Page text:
ShopWiki is almost ready to launch. The site claims to crawl “more than 120,000 stores” which, if true, would make it one of the most comprehensive comparison shopping engines. See yesterday’s introduction to the new crawler based engines. Here’s an excerpt:
Which brings me back to Dulance and similar shopping search engines which don’t depend on merchant feeds but rather crawl the web for merchants and associated products. These shopping engines don’t impose price floors and get paid through affiliate programs or reasonable pay per click fees. Which means that these services can move past 5,000 merchants, past 50,000 merchants, and maybe past 100,000 merchants…hitting the long tail and possibly becoming an order of magnitude better than the current field of shopping comparison engines.
I’m a little late to the game on ShopWiki and don’t know much about the company, so no review yet. The name of the CEO is under wraps right now…and I haven’t looked into ShopWiki as I did RedCarpet/Pronto…but the CTO & Founder, Eliot Horowitz, sent me the following information:
We are currently in a “soft launch” phase. The site is open to the public, but we have not started our pr or marketing campaigns yet. We plan on officially launching in the middle of April.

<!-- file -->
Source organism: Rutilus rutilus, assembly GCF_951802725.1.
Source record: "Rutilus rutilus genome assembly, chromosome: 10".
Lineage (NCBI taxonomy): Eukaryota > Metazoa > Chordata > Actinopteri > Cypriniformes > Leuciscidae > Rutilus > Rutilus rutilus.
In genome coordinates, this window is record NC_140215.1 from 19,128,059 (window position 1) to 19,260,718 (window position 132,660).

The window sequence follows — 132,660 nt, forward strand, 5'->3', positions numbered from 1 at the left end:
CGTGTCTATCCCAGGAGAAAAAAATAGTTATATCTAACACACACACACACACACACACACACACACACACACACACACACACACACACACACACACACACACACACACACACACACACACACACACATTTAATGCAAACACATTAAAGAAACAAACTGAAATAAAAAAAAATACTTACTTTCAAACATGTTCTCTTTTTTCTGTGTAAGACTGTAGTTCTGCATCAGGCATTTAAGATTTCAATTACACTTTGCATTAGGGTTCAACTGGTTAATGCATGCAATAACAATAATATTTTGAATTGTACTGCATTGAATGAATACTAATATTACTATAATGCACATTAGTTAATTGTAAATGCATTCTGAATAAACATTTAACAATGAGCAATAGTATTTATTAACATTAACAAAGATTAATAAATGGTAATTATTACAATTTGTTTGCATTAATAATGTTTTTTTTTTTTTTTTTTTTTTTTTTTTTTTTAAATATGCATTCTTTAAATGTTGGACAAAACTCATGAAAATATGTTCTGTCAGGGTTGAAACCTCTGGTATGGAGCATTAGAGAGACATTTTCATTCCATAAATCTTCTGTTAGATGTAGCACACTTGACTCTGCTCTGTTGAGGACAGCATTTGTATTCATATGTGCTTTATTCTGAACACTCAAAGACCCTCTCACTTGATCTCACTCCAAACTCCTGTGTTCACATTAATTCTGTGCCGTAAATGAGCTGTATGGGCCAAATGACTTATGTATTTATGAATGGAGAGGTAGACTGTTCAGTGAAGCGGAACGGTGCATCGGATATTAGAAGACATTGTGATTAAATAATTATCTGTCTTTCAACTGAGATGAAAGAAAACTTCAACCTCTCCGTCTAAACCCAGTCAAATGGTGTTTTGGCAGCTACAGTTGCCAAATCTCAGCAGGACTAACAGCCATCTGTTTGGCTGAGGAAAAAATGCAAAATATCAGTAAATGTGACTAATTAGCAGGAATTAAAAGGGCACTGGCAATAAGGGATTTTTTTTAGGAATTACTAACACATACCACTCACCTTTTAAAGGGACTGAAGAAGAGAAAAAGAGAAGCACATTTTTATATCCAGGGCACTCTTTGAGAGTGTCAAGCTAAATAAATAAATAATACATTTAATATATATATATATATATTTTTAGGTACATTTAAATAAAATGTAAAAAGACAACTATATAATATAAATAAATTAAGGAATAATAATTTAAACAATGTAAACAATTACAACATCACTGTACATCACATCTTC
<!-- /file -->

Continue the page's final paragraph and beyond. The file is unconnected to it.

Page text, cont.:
We are crawling over 120,000 stores automatically. We are not accepting any data feeds, so everything you see on our site is crawled and extracted automatically. We have what we believe is the most advanced data extraction algorithms and can extract data correctly from any merchant. I’m sure you understand the benefits of this, but we feel this is an incredible advantage to consumers. We will never exclude sites like amazon because they don’t want to pay, nor miss the tail of smaller stores that don’t have data feeds. Some of the engines also have minimum number of offers for merchants – we don’t have anything like that. We can also present data in a much more consumer friendly way because we do not have contracts with merchants.
Besides crawling, we also have a more advanced search engine and a wiki. You can try searches like “digital camera under $300 at least 5 megapixels,” “1 horespower amplifier,” or “4 inch heels.” The Wiki is starting to reach a point where we have articles on most of the major shopping categories, and many of the not so major ones. As most wikis, anyone can create or edit articles.
More information can be found on the About Us pages of ShopWiki.